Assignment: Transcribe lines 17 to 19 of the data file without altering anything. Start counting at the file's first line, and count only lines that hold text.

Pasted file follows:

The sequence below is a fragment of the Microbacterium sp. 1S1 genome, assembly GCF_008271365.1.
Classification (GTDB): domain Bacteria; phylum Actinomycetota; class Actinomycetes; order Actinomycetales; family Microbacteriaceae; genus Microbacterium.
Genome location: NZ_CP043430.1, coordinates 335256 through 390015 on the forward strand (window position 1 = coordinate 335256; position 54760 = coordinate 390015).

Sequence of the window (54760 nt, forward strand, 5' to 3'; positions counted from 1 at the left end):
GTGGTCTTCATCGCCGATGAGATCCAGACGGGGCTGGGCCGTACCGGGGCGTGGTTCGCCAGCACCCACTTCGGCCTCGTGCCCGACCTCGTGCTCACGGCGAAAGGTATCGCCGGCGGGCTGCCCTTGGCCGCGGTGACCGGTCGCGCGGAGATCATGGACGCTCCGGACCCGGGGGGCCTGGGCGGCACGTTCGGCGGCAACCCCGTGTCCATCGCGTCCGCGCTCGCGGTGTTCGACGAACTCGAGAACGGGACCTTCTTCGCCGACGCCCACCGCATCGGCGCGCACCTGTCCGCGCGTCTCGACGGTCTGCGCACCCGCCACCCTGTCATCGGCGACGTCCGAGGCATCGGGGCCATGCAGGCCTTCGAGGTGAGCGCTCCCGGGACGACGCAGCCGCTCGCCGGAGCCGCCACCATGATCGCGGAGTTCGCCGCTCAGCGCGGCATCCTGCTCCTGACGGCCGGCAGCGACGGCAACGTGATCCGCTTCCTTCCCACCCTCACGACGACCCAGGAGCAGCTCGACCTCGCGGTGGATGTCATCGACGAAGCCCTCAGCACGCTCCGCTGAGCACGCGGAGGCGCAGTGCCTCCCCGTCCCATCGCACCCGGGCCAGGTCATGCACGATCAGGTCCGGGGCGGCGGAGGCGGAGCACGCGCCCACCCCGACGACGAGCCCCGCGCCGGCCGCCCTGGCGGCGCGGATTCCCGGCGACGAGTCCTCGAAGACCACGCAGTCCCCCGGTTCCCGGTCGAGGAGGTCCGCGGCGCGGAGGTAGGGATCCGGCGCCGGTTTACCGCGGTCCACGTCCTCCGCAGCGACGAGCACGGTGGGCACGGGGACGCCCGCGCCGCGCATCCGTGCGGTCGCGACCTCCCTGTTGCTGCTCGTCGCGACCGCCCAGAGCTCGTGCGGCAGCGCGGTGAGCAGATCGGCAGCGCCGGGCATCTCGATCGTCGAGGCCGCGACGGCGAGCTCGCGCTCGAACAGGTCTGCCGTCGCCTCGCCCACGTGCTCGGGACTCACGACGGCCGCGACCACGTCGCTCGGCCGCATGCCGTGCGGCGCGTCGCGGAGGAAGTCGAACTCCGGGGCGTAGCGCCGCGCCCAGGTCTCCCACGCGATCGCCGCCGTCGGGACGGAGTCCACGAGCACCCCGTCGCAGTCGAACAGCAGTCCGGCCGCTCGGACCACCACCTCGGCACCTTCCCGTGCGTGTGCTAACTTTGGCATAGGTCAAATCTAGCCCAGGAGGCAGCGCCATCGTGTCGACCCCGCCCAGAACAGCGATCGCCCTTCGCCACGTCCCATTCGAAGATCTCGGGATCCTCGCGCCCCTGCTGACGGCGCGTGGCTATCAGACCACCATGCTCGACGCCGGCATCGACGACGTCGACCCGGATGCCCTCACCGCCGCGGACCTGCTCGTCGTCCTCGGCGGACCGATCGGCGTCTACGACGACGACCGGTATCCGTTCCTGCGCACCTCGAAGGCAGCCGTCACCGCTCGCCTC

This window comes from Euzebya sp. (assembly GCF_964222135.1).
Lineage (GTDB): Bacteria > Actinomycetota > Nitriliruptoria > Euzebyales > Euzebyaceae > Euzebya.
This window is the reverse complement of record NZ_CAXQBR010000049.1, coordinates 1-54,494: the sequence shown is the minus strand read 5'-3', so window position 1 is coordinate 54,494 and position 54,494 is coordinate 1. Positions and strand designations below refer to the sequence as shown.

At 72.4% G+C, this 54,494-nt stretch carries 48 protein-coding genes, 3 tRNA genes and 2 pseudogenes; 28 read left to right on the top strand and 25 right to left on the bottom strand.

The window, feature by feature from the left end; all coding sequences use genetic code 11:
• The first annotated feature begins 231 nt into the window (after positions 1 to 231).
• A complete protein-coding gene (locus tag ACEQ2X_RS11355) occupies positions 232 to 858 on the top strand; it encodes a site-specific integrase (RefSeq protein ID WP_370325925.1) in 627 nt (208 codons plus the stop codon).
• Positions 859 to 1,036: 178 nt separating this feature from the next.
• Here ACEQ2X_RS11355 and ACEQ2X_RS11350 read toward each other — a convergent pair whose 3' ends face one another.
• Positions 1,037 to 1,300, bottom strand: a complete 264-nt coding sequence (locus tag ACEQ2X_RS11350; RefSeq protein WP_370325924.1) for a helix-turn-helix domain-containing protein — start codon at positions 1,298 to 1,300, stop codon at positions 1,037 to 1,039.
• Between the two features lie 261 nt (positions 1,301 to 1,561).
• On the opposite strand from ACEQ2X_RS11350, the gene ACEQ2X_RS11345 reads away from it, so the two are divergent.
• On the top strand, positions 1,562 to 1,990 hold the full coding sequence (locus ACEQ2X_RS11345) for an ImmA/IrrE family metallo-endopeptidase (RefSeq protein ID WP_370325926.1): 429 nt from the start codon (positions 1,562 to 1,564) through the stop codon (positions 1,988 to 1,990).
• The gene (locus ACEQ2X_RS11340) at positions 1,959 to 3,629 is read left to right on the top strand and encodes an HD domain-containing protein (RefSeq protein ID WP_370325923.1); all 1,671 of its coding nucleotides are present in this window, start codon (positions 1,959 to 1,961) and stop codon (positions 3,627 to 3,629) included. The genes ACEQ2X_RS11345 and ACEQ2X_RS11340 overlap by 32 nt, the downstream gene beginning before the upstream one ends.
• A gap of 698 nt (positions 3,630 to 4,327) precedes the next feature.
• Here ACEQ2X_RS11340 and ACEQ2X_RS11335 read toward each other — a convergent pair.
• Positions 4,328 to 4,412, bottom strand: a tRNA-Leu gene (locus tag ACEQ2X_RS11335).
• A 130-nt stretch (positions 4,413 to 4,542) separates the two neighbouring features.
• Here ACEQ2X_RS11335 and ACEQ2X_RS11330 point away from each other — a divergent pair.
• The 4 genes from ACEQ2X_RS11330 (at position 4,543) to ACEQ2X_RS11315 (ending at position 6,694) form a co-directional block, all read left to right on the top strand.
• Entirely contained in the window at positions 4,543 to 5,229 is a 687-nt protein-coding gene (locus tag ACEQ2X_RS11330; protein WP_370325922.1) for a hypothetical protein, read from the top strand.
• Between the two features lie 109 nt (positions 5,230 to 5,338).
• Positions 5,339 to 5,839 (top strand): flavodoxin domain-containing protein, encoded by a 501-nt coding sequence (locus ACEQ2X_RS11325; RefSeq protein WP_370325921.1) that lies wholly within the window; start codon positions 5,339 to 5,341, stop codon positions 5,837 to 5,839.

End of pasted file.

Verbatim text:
• On the opposite strand from ACEQ2X_RS11350, the gene ACEQ2X_RS11345 reads away from it, so the two are divergent.
• On the top strand, positions 1,562 to 1,990 hold the full coding sequence (locus ACEQ2X_RS11345) for an ImmA/IrrE family metallo-endopeptidase (RefSeq protein ID WP_370325926.1): 429 nt from the start codon (positions 1,562 to 1,564) through the stop codon (positions 1,988 to 1,990).
• The gene (locus ACEQ2X_RS11340) at positions 1,959 to 3,629 is read left to right on the top strand and encodes an HD domain-containing protein (RefSeq protein ID WP_370325923.1); all 1,671 of its coding nucleotides are present in this window, start codon (positions 1,959 to 1,961) and stop codon (positions 3,627 to 3,629) included. The genes ACEQ2X_RS11345 and ACEQ2X_RS11340 overlap by 32 nt, the downstream gene beginning before the upstream one ends.